itself, the Khmer Rouge regime subjected those innocent people to hideous acts of violence, torture and degradation. The prisoners were rarely given food, and as a result, many people died of starvation. Many others died from the severe physical mutilation inflicted on them. S-21 is now a museum that you can walk through and catch a glimpse into the suffering that went on here. The buildings are filled with a feeling of emptiness and misery. As you get to the higher levels within the buildings (prisons), the balconies are closed off with razor sharp barbed wire. This was an attempt by the Khmer Rouge to prevent prisoners from killing themselves by jumping over the edge, the monsters wanted to ensure that they had full control of peoples suffering. As you walk through the grounds it is quite eery, even though there are many visitors around, the silence and respect for those who suffered is overwhelming. Many of the rooms show hundreds of the faces of those who were imprisoned and you can’t help but look into their eyes and see their hopelessness.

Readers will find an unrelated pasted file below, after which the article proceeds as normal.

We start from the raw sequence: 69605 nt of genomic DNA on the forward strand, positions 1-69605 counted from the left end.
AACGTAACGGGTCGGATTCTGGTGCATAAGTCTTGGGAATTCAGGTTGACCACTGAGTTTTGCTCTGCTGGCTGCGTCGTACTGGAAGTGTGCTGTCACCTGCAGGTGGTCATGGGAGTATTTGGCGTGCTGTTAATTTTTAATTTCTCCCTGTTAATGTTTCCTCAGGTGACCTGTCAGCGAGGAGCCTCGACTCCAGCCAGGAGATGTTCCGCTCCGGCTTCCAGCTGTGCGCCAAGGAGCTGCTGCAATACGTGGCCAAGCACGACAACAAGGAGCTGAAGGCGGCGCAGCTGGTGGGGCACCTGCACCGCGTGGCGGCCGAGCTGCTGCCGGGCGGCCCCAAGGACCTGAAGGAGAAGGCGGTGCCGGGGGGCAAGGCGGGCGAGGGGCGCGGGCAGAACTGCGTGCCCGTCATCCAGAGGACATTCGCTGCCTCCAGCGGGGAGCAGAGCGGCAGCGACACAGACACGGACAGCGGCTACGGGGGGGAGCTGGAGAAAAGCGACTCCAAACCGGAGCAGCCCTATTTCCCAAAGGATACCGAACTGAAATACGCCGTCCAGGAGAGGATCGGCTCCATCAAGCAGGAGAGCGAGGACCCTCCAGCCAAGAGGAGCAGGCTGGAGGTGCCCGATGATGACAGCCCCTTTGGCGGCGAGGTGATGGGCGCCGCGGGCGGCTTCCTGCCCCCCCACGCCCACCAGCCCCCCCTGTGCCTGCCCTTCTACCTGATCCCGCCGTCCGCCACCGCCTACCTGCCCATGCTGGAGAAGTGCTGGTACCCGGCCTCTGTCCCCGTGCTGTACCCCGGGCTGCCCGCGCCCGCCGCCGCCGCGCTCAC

The following morning we ventured to the Killing Fields (oh and a tip for other travellers, we
left at 7am in the morning to get there right on opening time to escape the scorching Cambodian summer sun, and the mass tourist buses - a very good idea). Prisoners from S-21 were taken in the middle of the night to the Killing Fields, only being told that they were moving to a new home, thus giving people false hope that maybe things would get better. Horrifically this was not the case at all. They were taken to the Killing Fields and brutally executed in the middle of the night (whilst loud music played to mask the sounds of the horror ensuing). They were not shot in the head, as the Khmer Rouge decided not to spend needless money on bullets. Instead they were bludgeoned and hacked to death with old farming tools, sometimes only within an inch of their lives and then left to die in a shallow grave, buried and covered with a corrosive acid to mask the expected putrid smell of rotting flesh. It is estimated that over 1.3 million people were murdered at various Killing Fields around Cambodia, and when seeing the remainders of both the mass graves and the bones and teeth of the